This post is a part of the series of posts highlighting the ten guNas that Bhimasena displays in the Mahabharata. The ten gunas have been explained by Sri Madhwacharya in his Mahabharata Tatparya Nirnaya (MBTN) as follows
भक्तिर्ज्ञानं सवैराग्यं प्रज्ञा मेधा धृतिः स्थिथिः |
योगः प्राणो बलं चैव वृकोदरो इति स्मृतः || २-१४१ ||
Vrikodara is the personification of bhakti, jnana, vairagya, prajna, medha, dhruti, sthithi, yoga, prana and bala — devotion, knowledge, detachment, grasping ability, retention (of wisdom), courage, steadfastness, endeavour, activity and strength respectively.
In the current post, let us look at an incident in the Mahabharata that brings forth the excellent prajna — ability to grasp things — that Bhima possessed.
About five years of the vanavasa was nearing completion. The Pandavas, along with Draupadi, were residing near Badarikashrama after Dharmaraja’s attempt at going northwards of Gandhamadana (mountain) was thwarted by an Ashareeravani warning him against such a move. Arjuna of course had been away to swarga loka in his quest for divine astras so he could challenge Bhishma and Drona in the upcoming war.
One day, a rakshasa named Jatasura came into the ashrama of the Pandavas dressed as a brahmana. Being a rakshasa, he had the ability to take any form he wished. He requested Dharmaraja for a place in the ashrama, which the elder Pandava immediately granted. Jatasura convinced all of them that he was a learned brahmana who had been a student of Bhagwan Parashurama!
ब्राह्मणो मन्त्रकुशलः सर्वशास्त्रविदुत्तमः
इति ब्रुवन् पाण्डवेयान् पर्युपास्ते स्म नित्यदा
जामदग्न्यस्य शिष्योsहं रामस्याक्लिष्टकर्मणः ||
Sri madhvacharya, in his Mahabharata Tatparya Nirnaya, has clarified that Jatasura was an especially powerful rakshasa who could not be killed by anyone easily due to a boon by devi Parvati.
यथा जटासुरः पापः शर्वाणीवरसंश्रयात् |
अवध्यो विप्ररूपेण वञ्चयन्नेव पाण्डवान् || (MBTN — chapter 24 — shloka 6)
Apaharana of the Pandavas
He spent several days in the ashrama constantly scheming about when and how to kidnap the pandavas and their impressive collection of weapons. There existed only one big hurdle between Jatasura and success — Bhimasena. On every possible occasion, he would sneak in and inspect the weapons of the Pandavas, which he hoped he could take away and use for himself.
After several days had passed in this way, Jatasura found a very suitable occasion to execute his plan. Bhimasena had gone away on a hunt. Ghatotkacha and his assistants had all returned home (Ghatotkacha was summoned by Dharmaraja during their journey in the Himalayas to help carry Draupadi). Lomasha and other rishis, who always stayed with the pandavas, had gone to fetch flowers for their worship. It was the perfect moment, and Jatasura wasted no time. He turned into his true form, carried all the weapons and along with it Dharmaraja, Nakula, Sahadeva and Draupadi, and started running at great speed.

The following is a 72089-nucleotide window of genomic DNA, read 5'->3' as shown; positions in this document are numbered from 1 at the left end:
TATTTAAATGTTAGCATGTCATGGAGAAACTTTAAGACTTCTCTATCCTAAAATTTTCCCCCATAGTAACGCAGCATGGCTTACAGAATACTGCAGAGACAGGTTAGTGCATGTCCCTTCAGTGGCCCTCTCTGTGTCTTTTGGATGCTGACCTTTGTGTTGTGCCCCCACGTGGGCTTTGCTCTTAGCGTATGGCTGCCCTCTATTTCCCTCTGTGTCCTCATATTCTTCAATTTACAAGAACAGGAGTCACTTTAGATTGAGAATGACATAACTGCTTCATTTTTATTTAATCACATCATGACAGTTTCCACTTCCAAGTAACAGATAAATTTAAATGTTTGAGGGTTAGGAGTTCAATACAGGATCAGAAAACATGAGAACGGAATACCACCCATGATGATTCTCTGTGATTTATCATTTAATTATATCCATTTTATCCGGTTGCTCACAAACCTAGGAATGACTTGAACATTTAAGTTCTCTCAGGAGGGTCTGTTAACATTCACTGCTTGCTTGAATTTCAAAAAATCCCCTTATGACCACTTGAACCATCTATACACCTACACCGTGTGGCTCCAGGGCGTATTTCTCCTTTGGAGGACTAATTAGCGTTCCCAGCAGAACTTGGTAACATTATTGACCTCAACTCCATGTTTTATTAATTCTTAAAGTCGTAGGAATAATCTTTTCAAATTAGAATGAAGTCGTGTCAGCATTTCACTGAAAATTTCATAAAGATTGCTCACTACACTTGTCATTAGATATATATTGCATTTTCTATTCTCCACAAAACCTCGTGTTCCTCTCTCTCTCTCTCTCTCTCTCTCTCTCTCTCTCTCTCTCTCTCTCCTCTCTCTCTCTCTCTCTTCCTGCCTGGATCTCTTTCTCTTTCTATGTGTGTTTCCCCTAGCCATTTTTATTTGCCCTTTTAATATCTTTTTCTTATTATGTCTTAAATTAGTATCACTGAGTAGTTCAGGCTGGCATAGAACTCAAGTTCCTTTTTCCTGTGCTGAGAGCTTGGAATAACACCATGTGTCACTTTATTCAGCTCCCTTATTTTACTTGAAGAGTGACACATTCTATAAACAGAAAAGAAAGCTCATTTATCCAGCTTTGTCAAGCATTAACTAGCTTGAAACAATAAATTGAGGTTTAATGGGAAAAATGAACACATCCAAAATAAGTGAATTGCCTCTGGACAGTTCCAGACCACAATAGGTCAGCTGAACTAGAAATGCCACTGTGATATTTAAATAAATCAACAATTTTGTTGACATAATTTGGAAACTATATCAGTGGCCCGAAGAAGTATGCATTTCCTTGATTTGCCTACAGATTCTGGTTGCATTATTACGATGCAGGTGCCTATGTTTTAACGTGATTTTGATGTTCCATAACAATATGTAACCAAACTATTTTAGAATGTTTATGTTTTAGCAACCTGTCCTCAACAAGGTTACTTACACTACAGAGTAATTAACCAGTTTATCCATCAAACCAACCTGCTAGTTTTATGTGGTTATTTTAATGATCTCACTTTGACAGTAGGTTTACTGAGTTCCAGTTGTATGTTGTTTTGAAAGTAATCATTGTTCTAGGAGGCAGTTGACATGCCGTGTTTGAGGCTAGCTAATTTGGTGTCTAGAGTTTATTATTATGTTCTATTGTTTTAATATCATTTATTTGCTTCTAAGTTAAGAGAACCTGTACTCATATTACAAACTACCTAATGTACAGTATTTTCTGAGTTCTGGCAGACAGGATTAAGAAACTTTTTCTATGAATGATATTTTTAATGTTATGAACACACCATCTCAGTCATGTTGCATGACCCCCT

The Pandavas started to struggle with the rakshasa to liberate themselves. Sahadeva finally managed to pierce him with his sword and got out of his clutches. He instantly ran towards that area of the forest where Bhima had gone for his hunt. Standing in the middle of the road, he let out a loud shout calling Bhimasena for help.
Dharmaraja, meanwhile, realized that the only way they could all survive was if Bhimasena arrived there. And so he had to something to slow down the rakshasa till the son of Vayu arrived. He started to engage the rakshasa by lecturing him on matters of dharma.
He started telling Jatasura that even rakshasas are supposed to follow (their own path of) dharma, and that rakshasa dharma did not allow for harming those rulers who had caused no trouble to them.
न च राजाsवमन्तव्यो रक्षसा जात्वनागसि |
अणुरप्यपचारश्च नास्त्यस्माकं नराशन ||
He reminded Jatasura about how friends, dependents and those whose food one has consumed must never be cheated. “O rakshasa! you stayed comfortably under our care. You were served by us. You ate our food. How then can you kidnap us?” asked Dharmaraja. He challenged the rakshasa to an open fight and said if he wins he could carry away Draupadi.
These words had little effect on the rakshasa. Dharmaraja realized that it had become important to take any measure to slow him down. It was time for making use of the divine siddhis he had since it was an extreme situation — आपत्काल!
Yoga siddhi of Dharmaraja
All the pandavas were avataras of devatas. They knew all the yoga-siddhis and could use them at will. Dharmaraja therefore invoked the garima-siddhi — the siddhi of becoming heavier. He started becoming more and more heavy and the rakshasa felt the burden on him increasing. Soon, Dharmaraja became so heavy Jatasura could no longer run fast.